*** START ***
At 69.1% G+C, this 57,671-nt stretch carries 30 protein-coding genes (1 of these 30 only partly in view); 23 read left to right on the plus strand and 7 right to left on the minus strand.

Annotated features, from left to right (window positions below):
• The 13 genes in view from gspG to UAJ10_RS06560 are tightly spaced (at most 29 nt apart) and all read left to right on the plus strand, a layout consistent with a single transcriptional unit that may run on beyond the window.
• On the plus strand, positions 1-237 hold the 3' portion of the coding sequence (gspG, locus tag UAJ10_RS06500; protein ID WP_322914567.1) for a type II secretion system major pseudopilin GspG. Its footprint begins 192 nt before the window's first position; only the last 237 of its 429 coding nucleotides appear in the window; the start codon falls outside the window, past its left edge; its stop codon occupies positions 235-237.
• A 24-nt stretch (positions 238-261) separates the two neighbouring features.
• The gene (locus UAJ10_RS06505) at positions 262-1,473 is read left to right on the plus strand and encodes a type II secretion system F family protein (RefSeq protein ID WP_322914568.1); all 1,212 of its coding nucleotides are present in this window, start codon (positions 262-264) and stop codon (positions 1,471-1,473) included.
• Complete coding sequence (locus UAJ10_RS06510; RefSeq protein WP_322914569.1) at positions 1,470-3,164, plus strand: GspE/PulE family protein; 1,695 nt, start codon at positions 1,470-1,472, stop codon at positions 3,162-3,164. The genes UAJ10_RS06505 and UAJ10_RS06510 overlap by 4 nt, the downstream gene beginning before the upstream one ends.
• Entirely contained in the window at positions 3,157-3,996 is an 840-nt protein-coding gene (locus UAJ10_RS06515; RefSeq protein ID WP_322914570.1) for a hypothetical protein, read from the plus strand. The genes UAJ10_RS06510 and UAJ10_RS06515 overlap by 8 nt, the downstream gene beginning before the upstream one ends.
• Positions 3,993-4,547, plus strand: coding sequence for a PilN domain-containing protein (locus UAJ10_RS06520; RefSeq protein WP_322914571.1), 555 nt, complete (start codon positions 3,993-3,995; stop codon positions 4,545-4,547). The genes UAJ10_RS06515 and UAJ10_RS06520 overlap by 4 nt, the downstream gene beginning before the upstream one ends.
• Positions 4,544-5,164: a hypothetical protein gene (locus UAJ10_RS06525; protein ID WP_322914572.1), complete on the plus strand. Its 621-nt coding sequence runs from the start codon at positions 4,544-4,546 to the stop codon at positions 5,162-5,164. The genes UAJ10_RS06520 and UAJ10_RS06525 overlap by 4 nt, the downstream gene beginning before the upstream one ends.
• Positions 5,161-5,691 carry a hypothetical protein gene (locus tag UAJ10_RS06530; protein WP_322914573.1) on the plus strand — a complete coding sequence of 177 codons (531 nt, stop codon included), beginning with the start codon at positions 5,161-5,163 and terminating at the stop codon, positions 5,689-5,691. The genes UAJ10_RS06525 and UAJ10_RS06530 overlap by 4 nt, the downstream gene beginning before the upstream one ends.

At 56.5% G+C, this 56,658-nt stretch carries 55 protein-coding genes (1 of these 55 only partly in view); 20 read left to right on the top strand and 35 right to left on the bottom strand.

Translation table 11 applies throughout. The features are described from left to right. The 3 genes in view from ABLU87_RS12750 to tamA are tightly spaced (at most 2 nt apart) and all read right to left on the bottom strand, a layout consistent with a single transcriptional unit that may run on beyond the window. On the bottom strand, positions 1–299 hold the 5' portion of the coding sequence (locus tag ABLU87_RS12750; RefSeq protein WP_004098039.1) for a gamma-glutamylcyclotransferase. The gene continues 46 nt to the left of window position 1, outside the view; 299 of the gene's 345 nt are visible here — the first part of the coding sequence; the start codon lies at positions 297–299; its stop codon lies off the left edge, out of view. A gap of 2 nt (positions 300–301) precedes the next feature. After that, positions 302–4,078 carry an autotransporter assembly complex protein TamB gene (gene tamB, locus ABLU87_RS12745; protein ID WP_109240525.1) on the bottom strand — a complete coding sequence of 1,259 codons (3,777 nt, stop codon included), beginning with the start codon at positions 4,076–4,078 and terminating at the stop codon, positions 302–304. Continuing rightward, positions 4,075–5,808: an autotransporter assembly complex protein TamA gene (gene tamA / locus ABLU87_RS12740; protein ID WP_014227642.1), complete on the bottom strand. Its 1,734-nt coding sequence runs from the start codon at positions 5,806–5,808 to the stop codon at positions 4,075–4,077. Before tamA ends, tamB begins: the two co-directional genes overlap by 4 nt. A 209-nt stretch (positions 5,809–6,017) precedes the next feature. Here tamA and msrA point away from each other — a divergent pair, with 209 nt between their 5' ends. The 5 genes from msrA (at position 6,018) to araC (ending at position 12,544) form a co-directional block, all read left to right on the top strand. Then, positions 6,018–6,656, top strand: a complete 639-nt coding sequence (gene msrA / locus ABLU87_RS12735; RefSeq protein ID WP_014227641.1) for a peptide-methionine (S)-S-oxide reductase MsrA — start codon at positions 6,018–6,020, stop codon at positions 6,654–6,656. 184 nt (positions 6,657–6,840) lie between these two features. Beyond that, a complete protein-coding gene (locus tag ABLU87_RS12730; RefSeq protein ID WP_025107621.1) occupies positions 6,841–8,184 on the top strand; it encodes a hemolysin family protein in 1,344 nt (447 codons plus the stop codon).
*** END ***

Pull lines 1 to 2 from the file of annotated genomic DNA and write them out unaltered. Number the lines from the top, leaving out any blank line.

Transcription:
At 69.1% G+C, this 57,671-nt stretch carries 30 protein-coding genes (1 of these 30 only partly in view); 23 read left to right on the plus strand and 7 right to left on the minus strand.

Annotated features, from left to right (window positions below):